What’s striking in these new hepatitis cases is that they’ve all occurred over a relatively short time frame, and the cause is unclear.
Dr. Markus Buchfellner, a pediatric infectious diseases fellow at the University of Alabama at Birmingham, first noticed the unusual pattern of unexplained hepatitis in that state last October.
The first patient had abdominal pain, jaundice and elevated liver enzymes that signaled hepatitis.
“Then we had a second one, and then a third one, and then a fourth one,” Buchfellner said. “That’s when we realized — maybe there’s something here.”
Ultimately, nine young patients ages 6 and younger in Alabama were identified. Two needed a liver transplant.
“Get to the hospital”
It was early July 2021 when Stefanie Cunha, of Gilbert, Arizona, noticed her daughter, Quinn, wasn’t acting like her usual, otherwise healthy 3-year-old self.
Quinn was overly tired and she’d lost her appetite. “Then I noticed that the white part of her eyes were turning yellow, and I was like, something is off,” Cunha said.
She took Quinn to her pediatrician, who did a blood test. Within hours, Cunha said the doctor called her and told her to stay calm and brace for what she was about to learn.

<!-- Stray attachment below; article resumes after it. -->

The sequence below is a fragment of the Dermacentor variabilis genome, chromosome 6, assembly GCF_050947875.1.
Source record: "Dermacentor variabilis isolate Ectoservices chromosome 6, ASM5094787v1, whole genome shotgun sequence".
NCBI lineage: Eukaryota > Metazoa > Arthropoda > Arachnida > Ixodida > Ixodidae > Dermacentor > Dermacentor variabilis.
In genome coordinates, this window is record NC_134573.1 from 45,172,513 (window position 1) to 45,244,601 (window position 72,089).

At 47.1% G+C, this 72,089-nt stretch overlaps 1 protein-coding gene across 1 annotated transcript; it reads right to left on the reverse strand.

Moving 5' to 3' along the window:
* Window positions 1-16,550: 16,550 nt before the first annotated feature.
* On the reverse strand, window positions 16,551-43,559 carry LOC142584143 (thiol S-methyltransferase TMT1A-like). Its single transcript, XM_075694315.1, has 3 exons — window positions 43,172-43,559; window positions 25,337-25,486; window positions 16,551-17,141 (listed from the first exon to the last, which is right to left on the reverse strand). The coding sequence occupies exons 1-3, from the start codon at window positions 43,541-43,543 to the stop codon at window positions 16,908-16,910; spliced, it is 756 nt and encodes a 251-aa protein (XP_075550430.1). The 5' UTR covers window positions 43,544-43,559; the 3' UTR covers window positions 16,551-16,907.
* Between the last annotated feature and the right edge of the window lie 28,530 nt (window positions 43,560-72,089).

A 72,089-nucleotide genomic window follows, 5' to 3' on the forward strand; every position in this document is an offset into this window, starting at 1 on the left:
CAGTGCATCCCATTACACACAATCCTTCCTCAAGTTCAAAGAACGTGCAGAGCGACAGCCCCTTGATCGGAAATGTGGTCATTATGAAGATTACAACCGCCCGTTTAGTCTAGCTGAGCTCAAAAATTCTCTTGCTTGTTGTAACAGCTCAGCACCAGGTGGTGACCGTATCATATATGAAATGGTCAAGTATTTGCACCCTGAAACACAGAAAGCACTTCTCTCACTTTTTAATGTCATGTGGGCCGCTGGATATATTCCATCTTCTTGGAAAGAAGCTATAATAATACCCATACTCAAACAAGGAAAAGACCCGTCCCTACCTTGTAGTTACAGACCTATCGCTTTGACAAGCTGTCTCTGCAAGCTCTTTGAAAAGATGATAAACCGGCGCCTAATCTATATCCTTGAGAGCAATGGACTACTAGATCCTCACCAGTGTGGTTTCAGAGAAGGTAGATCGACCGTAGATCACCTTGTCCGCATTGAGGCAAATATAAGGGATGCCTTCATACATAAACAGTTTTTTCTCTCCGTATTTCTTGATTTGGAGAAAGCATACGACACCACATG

“Her liver numbers are not good, and she is close to liver failure. I need you to get to the hospital,” Cunha recalls the doctor saying.
Quinn had hepatitis. Her liver function failed so rapidly that she needed a transplant within weeks of hospitalization.
But despite extensive testing, doctors never determined the cause of her illness.
“We do not know why she went into liver failure,” said Quinn’s doctor, Dr. Sheetal Wadera, medical director for liver transplantation at Phoenix Children’s. Quinn had tested negative for Covid-19 and other viruses.
While Wadera has treated hepatitis in children for more than a decade, she told NBC News that she started seeing a slight increase in unexplained cases starting at the beginning of this year. (No cases have been officially reported by the Arizona Department of Health Services, however.)
Globally, doctors began noticing these unusual cases last fall. Quinn’s case occurred last summer, but Wadera said that she and other investigators are now analyzing cases like Quinn’s to look for possible links to the new cases.
A global sharing of notes will be useful moving forward, Wadera said. “In medicine, it is really helpful when we discover patterns and are able to make unifying diagnoses.”
Clues to a cause
Despite the pandemic, no link has been made between the worldwide hepatitis cases to Covid-19 or its vaccine, officials said.